What about violent video games?
    Footnotes

    “What about violent video games?” New Era, Sep. 2007, 30

    “I know that being violent is wrong, but what about video games?”

    Spending time relaxing is an important part of life. We all need some free time to spend with activities of our choosing—reading a book, listening to music, watching a movie, playing video games. However, monitoring the quality of your entertainment is essential in following the Savior.

    For the Strength of Youth states: “Depictions of violence often glamorize vicious behavior. They offend the Spirit and make you less able to respond to others in a sensitive, caring way. They contradict the Savior’s message of love for one another” ([2001], 19).

    When questioning whether a video game or any other form of entertainment is acceptable, ask yourself, “What is this game trying to represent? Is it drawing me away from the Spirit?” No matter how clever or skillful or fun, the game isn’t worth playing if it damages your ability to receive and respond to the Spirit.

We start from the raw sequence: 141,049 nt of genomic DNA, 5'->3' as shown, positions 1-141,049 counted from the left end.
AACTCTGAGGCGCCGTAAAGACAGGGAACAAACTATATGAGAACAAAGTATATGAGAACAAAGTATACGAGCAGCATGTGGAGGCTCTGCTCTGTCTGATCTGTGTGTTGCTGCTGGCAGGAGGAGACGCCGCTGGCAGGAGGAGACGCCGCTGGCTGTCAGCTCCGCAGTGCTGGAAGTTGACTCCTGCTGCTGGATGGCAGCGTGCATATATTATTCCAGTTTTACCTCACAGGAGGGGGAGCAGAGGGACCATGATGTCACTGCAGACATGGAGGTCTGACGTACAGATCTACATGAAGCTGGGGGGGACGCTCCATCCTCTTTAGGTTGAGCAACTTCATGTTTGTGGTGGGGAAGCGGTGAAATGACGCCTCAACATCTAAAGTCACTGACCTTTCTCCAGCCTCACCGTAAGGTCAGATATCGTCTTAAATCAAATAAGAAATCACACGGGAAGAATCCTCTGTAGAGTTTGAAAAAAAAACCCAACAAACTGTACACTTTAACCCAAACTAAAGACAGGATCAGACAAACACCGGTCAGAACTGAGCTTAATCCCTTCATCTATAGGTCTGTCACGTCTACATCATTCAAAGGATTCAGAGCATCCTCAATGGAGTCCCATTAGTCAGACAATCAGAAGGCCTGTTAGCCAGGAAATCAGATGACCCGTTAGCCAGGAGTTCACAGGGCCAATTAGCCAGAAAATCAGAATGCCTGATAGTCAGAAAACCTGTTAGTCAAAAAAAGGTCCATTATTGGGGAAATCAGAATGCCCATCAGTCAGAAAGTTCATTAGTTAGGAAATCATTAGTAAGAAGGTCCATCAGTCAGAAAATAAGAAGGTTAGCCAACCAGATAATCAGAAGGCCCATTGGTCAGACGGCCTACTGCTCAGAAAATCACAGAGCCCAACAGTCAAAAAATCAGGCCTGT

Elder M. Russell Ballard has said: “Limit the amount of time spent playing computer games. How many kills you can make in a minute with a computer game will have zero effect on your capacity to be a good missionary” (“The Greatest Generation of Missionaries,” Ensign, Nov. 2002, 48).

    With video games, it’s not always what you’re doing that’s the biggest drawback, but what you’re not doing. If you’re wasting valuable time in front of a monitor in a virtual world, you’re keeping yourself from the blessings and joys of the real world. Instead, spend time with your family and friends, play sports, or attend service projects and other activities that make your life more fulfilling.